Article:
Question 6. Advice Practice owners. With commissions reducing and no protection from Life Companies increasing premiums each year, which leads to lapses, what revenue do you need from each new client to cover all your Business costs, pay staff, have a buffer for lapses and write backs, while still leaving enough for sufficient profit and to offset the increased risks you face staying in Business.
    ( A figure of $3,000 was a benchmark 3 years ago, prior to the new regime coming into force. Has that figure increased now, or was it higher if you employ Advisers, as well as administration staff? )

    There will be more questions, but more importantly, the solution is already known amongst advisers.

    What the Associations need to do, is ask the right questions and have sufficient experience to understand what is being relayed back to them.

  • Wayno

    I continue to hear risk writers / specialists saying that they should not have to do the exam / extra education and I am yet to understand why. In my opinion I do not believe existing advisers should be required to do the additional education / exam to the extent that has been set by FASEA but I do believe we all need to do some additional studies to some extent and believe we should all be united as one and realise we are all in this together so should be fighting as one industry

  • PS

    I agree any combined front is better than a fractured one. However, as provided in the first FASEA example exam question, the ‘client’ is aged 86 and all the questions have absolutely no relevance to risk insurance.

    The complexity of what is genuine Financial Planning supports a high level of education qualification. Professional FP work is no simpler or easier than what an Accountant or Solicitor undertakes each day.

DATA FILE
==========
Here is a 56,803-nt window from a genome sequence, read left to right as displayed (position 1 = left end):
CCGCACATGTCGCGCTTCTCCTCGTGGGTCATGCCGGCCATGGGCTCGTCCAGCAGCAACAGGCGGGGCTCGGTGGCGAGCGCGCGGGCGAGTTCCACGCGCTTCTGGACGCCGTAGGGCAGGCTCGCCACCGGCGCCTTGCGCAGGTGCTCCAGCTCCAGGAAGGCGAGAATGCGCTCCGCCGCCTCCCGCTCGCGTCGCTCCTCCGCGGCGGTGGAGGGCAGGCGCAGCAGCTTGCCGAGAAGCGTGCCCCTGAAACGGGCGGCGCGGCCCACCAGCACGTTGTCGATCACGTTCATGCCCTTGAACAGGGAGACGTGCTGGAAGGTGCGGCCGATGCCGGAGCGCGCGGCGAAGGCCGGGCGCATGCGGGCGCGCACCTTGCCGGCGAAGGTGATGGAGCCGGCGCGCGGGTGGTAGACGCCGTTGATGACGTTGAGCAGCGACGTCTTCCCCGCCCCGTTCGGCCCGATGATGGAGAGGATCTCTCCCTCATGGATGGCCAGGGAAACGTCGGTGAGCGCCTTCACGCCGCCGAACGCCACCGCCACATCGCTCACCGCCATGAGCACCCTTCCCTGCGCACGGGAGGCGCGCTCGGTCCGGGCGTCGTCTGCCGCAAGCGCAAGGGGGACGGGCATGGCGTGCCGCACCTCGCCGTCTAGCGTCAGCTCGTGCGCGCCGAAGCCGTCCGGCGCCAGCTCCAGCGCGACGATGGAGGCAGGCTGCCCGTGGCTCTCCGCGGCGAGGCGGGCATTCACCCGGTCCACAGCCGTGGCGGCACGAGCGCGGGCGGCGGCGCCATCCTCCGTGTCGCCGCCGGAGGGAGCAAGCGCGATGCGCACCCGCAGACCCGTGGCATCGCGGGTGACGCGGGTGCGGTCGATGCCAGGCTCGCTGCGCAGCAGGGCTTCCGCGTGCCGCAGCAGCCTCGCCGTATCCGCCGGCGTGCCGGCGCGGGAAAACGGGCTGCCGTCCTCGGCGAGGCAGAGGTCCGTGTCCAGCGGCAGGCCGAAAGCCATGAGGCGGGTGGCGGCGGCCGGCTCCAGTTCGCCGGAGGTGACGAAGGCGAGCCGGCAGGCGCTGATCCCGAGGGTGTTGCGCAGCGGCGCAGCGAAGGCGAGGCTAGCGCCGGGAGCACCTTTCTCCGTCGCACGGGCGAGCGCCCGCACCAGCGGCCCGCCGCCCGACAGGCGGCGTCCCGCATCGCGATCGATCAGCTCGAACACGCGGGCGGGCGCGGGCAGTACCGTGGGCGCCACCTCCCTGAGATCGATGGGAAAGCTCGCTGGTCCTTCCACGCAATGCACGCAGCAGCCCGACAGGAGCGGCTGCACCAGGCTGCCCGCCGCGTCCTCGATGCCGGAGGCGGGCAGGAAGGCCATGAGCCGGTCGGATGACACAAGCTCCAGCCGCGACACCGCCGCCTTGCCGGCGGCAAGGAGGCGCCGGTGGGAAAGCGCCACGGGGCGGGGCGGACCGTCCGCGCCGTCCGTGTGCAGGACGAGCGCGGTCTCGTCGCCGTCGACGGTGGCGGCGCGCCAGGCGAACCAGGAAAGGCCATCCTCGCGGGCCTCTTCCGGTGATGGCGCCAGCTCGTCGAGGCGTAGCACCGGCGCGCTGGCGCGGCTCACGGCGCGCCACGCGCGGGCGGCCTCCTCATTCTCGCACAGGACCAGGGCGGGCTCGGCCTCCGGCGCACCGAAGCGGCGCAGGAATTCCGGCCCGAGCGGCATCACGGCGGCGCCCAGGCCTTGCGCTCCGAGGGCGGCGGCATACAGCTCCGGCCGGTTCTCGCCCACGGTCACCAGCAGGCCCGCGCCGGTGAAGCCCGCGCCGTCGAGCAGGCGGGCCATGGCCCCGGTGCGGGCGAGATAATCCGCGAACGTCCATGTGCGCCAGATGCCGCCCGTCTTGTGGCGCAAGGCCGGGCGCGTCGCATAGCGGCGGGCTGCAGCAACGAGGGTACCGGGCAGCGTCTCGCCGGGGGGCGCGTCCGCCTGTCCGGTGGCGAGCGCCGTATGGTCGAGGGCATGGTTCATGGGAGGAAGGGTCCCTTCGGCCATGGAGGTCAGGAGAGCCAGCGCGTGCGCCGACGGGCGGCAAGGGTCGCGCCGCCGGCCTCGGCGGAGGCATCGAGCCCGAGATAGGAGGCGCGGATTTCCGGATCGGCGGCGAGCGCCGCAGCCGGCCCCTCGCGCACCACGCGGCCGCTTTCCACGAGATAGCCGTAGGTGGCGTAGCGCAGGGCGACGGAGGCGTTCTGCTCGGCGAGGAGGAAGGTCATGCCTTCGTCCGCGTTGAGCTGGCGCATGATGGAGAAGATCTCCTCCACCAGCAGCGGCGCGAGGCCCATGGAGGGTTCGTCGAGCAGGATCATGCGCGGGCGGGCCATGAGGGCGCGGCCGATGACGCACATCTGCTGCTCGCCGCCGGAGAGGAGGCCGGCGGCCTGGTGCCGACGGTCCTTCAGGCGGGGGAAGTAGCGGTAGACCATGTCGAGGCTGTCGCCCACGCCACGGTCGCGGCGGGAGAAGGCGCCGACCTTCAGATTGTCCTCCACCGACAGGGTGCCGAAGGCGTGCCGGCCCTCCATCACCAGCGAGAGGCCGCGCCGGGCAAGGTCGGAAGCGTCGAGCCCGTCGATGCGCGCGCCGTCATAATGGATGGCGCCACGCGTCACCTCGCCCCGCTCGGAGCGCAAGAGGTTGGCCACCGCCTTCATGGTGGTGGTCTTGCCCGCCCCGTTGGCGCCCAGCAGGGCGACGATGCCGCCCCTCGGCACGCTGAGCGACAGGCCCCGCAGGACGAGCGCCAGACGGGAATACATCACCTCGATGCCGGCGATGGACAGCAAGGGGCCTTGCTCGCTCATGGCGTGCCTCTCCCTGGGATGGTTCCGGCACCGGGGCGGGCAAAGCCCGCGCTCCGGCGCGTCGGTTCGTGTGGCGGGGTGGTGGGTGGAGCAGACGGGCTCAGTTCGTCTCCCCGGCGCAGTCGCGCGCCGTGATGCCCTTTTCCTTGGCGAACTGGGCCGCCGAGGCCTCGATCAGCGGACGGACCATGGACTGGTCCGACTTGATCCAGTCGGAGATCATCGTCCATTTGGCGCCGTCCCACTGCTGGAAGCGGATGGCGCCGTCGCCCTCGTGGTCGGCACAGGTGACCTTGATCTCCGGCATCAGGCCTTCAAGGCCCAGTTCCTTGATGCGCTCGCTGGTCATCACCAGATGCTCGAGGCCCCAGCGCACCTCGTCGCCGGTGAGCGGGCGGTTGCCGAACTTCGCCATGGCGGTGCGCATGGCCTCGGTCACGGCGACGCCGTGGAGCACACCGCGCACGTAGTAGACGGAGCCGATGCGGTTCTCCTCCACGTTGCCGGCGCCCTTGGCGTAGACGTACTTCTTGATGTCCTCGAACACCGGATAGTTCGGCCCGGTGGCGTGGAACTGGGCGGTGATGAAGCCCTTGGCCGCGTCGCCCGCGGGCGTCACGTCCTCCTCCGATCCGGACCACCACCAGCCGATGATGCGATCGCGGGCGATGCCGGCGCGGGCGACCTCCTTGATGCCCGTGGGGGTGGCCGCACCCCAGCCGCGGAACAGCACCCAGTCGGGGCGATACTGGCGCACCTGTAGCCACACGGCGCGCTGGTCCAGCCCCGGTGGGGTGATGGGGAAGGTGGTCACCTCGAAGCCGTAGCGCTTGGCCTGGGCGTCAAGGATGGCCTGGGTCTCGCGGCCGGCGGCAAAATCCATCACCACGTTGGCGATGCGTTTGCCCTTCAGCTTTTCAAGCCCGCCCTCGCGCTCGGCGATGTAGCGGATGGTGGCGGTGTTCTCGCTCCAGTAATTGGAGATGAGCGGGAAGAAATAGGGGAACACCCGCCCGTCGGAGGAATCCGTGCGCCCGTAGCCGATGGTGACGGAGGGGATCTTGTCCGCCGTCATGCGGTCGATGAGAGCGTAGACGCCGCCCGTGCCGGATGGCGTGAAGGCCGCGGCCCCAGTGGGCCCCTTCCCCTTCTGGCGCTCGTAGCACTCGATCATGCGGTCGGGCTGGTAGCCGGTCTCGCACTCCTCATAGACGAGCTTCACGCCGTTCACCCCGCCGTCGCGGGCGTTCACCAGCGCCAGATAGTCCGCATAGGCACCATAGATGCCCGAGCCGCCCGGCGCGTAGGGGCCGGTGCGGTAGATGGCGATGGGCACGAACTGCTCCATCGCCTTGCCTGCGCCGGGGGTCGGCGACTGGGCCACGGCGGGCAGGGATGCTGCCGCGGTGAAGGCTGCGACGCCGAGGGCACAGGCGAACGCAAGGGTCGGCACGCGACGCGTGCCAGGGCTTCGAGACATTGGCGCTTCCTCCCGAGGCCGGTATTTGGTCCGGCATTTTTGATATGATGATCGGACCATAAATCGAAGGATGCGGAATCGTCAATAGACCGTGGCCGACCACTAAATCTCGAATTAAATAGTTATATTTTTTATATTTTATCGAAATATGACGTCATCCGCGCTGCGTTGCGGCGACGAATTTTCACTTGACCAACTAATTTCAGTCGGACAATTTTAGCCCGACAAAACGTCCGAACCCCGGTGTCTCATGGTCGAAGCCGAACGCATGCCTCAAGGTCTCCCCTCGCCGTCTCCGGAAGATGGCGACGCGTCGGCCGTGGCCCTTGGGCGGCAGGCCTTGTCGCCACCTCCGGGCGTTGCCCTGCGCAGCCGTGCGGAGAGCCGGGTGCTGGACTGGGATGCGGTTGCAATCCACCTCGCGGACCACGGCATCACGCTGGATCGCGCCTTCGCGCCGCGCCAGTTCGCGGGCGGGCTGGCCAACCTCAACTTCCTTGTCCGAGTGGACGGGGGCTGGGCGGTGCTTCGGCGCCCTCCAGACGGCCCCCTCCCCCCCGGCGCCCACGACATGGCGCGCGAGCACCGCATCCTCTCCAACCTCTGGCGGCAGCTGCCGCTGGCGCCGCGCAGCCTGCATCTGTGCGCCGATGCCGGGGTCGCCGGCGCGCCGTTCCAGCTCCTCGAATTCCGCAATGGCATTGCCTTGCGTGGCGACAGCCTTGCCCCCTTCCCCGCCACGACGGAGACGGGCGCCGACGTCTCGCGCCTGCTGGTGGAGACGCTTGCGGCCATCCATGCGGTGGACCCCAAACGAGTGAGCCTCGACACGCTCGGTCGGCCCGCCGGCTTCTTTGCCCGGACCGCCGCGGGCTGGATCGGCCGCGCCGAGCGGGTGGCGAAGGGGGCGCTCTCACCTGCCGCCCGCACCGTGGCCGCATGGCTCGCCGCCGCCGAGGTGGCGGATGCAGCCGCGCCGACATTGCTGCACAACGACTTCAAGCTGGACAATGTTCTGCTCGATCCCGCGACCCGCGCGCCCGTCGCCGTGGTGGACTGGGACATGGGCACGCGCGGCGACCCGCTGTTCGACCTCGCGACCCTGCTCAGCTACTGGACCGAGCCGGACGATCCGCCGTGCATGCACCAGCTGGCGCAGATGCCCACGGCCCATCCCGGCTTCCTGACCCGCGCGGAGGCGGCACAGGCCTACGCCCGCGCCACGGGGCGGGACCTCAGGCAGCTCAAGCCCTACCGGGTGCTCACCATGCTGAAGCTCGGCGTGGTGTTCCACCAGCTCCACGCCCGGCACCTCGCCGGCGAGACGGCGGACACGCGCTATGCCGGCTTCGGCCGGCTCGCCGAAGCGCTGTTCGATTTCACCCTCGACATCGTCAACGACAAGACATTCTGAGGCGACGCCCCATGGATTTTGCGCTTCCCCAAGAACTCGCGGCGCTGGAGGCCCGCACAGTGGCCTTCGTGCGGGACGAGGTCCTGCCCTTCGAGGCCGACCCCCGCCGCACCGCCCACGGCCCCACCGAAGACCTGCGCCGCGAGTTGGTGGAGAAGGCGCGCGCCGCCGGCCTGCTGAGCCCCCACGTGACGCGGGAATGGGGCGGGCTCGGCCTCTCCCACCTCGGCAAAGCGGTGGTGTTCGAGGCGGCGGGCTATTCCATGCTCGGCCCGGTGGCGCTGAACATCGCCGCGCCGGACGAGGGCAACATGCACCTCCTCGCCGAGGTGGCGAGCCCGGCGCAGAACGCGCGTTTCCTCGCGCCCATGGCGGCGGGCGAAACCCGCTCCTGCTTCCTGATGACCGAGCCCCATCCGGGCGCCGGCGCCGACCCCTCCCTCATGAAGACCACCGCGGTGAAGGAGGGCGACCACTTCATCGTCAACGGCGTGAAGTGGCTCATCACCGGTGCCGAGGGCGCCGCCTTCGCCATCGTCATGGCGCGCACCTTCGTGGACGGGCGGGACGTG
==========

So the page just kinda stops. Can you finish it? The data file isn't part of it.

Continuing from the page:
But there are levels below ‘Accountant’ e.g. ‘bookkeeper’ and ‘Solicitor’ e.g. ‘Paralegal’.

    I also believe that my 44 years in the life insurance industry and 33 as an agent/AR should carry far more wait, especially as a ‘risk only’ adviser.

    Risk only advisers should not be exempt from FASEA – however their level & area of examination should be restricted to the work thay actually perform on a daily basis.

    FASEA is a shotgun approach akin to taking a mallet to a tack.

    • Wayno

      PS – If you look past the topic or example used in the FASEA example exam it is purely using a situation to examine a person’s ethical competence. They could have used a situation involving a scenario surrounding a stock brokering situation or something involving a SMSF scenario etc etc. Bottom line it is just a story line made up with outcome alternatives to check how people would react & what they would do in certain situations based on ethics. From what I read you are in some way implying that a risk adviser is a “level below” a financial planner……..some people might view that a specialist risk adviser requires a higher level of education due to it’s complexity & the expertise required. Maybe a financial planner is the Dr (GP) but to specialise in an area requires specialist training / further education like a risk specialist?????

      • ken

        The situation you are mentioning is correct to a point but for those who do not have an understanding of Retirement homes the benefits of keeping or selling your home to either keep or lose your pension or increase daily fees or refundable deposits is something risk advisers generally do not do.
        If you want to access some ones ethics give them a scenario they can understand and deal with The ethics to a risk adviser faced with the questions asked in the scenario involving this 86 year old women would be to refer it to someone who works in that area is proficient and capable not try and answer questions you have no idea about. You cannot be good at everything in our business it has been this way since Joseph payed 5/8 for Jerusalem. Be good at something and improve as you go don’t try and fix everything its not possible.

  • ken

    don’t forget the insurance companies we need them on board too. They realise that without new business inflow they are in big trouble. AFA FPA how about going to them or better still the FSC and see if they can admit they were wrong. If the do that would be a win for everyone. Would’nt it ??